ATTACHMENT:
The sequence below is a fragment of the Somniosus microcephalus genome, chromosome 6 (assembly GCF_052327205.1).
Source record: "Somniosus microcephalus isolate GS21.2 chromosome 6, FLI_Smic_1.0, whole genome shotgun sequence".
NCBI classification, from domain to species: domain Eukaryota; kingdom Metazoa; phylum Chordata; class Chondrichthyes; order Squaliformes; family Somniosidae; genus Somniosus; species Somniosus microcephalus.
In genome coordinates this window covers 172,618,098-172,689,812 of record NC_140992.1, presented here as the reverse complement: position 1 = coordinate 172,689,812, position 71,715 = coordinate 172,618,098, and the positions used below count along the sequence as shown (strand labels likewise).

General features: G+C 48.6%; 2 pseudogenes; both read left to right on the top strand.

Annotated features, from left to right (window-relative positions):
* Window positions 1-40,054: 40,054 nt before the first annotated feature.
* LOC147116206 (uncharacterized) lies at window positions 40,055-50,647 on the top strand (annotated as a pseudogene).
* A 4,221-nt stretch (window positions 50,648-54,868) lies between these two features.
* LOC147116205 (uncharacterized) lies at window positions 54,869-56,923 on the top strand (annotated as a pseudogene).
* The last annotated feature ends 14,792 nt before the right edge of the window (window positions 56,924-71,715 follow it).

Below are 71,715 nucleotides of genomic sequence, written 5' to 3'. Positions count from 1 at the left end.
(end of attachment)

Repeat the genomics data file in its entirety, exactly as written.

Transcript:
The sequence below is a fragment of the Somniosus microcephalus genome, chromosome 6 (assembly GCF_052327205.1).
Source record: "Somniosus microcephalus isolate GS21.2 chromosome 6, FLI_Smic_1.0, whole genome shotgun sequence".
NCBI classification, from domain to species: domain Eukaryota; kingdom Metazoa; phylum Chordata; class Chondrichthyes; order Squaliformes; family Somniosidae; genus Somniosus; species Somniosus microcephalus.
In genome coordinates this window covers 172,618,098-172,689,812 of record NC_140992.1, presented here as the reverse complement: position 1 = coordinate 172,689,812, position 71,715 = coordinate 172,618,098, and the positions used below count along the sequence as shown (strand labels likewise).

General features: G+C 48.6%; 2 pseudogenes; both read left to right on the top strand.

Annotated features, from left to right (window-relative positions):
* Window positions 1-40,054: 40,054 nt before the first annotated feature.
* LOC147116206 (uncharacterized) lies at window positions 40,055-50,647 on the top strand (annotated as a pseudogene).
* A 4,221-nt stretch (window positions 50,648-54,868) lies between these two features.
* LOC147116205 (uncharacterized) lies at window positions 54,869-56,923 on the top strand (annotated as a pseudogene).
* The last annotated feature ends 14,792 nt before the right edge of the window (window positions 56,924-71,715 follow it).

Below are 71,715 nucleotides of genomic sequence, written 5' to 3'. Positions count from 1 at the left end.